Alan Turing and the Development of Artificial Intelligence

author: Stephen Muggleton, Department of Computing, Imperial College London
published: Nov. 16, 2012,   recorded: October 2012,   views: 3410
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Description

During the centennial year of his birth Alan Turing (1912-1954) has been widely celebrated as having laid the foundations for Computer Science, Automated Decryption, Systems Biology and the Turing Test. In this talk we investigate Turing's motivations and expectations for the development of Machine Intelligence, as expressed in his 1950 article in Mind. We show that many of the trends and developments within AI over the last 50 years were foreseen in this foundational paper. In particular, Turing not only describes the use of Computational Logic but also the necessity for the development of Machine Learning in order to achieve human-level AI within a 50 year time-frame. His description of the Child Machine (a machine which learns like an infant) dominates the closing section of the paper, in which he provides suggestions for how AI might be achieved. Turing discusses three alternative suggestions which can be characterised as: 1) AI by programming, 2) AI by ab initio machine learning and 3) AI using logic, probabilities, learning and background knowledge. He argues that there are inevitable limitations in the first two approaches and recommends the third as the most promising. We compare Turing's three alternatives to developments within AI, and conclude with a discussion of some of the unresolved challenges he posed within the paper.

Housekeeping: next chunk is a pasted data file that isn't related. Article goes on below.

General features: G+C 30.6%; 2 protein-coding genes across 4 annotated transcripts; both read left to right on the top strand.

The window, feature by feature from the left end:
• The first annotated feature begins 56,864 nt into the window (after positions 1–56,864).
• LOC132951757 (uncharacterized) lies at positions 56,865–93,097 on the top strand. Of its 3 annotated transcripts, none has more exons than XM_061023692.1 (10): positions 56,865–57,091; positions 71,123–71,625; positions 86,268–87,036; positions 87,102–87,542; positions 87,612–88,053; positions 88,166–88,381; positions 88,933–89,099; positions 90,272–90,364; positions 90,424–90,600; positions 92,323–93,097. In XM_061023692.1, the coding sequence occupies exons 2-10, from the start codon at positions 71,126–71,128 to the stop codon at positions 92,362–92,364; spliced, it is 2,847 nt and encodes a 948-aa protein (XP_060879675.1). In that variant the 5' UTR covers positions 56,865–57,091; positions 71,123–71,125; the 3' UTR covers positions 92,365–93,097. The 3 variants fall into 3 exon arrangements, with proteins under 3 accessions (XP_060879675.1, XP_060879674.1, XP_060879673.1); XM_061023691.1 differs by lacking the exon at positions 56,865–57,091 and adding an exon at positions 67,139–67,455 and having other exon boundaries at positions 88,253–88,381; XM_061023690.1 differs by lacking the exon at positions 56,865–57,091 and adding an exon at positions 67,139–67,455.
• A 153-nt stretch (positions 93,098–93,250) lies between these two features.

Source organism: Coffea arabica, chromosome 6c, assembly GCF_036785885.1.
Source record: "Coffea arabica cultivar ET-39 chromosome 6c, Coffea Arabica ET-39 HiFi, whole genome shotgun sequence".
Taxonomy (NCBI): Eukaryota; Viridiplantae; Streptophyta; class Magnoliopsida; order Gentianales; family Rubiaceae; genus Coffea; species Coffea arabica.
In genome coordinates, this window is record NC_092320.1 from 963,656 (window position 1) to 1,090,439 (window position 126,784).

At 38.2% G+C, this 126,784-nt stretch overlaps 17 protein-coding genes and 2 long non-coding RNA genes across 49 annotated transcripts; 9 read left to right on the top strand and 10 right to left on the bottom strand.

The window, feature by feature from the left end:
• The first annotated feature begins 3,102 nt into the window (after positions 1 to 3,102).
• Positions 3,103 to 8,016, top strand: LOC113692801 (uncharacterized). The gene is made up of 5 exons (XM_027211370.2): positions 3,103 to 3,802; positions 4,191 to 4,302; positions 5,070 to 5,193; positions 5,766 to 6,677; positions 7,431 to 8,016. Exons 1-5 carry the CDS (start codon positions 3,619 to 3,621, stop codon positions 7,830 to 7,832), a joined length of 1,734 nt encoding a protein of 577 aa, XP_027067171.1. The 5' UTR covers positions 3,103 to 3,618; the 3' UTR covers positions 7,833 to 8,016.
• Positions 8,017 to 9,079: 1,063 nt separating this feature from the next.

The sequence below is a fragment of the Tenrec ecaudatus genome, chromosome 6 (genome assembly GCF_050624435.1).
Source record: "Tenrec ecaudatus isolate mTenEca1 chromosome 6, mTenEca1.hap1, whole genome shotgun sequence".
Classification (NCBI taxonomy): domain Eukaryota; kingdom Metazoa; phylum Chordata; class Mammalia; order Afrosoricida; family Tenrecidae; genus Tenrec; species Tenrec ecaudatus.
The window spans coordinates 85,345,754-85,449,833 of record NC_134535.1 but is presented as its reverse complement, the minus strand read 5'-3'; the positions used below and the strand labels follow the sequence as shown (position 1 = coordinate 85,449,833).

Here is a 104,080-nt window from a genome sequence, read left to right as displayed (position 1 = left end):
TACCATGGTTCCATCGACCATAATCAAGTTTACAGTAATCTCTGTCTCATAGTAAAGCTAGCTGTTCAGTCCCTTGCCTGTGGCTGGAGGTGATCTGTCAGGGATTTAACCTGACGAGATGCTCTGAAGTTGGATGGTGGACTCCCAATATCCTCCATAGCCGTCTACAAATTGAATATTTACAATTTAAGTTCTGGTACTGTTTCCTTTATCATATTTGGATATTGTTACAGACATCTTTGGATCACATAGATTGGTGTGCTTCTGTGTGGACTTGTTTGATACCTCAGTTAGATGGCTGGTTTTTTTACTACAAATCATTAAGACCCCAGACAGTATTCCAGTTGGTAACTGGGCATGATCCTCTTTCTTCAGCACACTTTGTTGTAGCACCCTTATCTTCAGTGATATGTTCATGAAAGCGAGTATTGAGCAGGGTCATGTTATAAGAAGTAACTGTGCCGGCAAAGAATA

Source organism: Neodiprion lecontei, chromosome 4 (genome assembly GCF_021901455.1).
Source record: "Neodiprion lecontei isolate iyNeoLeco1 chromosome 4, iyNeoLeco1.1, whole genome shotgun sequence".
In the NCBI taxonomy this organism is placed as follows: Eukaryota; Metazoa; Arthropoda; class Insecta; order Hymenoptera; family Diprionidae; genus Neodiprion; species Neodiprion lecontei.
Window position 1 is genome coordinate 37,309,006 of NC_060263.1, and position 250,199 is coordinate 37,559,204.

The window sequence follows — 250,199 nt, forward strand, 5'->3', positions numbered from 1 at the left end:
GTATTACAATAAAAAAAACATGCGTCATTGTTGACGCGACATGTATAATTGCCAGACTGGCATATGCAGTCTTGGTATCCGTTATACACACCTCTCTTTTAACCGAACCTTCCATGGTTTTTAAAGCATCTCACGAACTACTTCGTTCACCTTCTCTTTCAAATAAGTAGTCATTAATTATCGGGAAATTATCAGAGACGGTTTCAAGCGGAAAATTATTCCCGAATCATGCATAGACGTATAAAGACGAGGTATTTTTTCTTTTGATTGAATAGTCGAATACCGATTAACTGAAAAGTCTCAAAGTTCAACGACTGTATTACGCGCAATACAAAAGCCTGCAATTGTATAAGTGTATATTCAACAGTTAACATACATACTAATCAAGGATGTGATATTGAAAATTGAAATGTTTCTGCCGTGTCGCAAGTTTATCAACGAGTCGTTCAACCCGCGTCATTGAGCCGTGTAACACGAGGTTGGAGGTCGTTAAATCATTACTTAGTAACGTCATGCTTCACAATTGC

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Comment1 Igor Gabrielan, April 3, 2014 at 2:34 a.m.:

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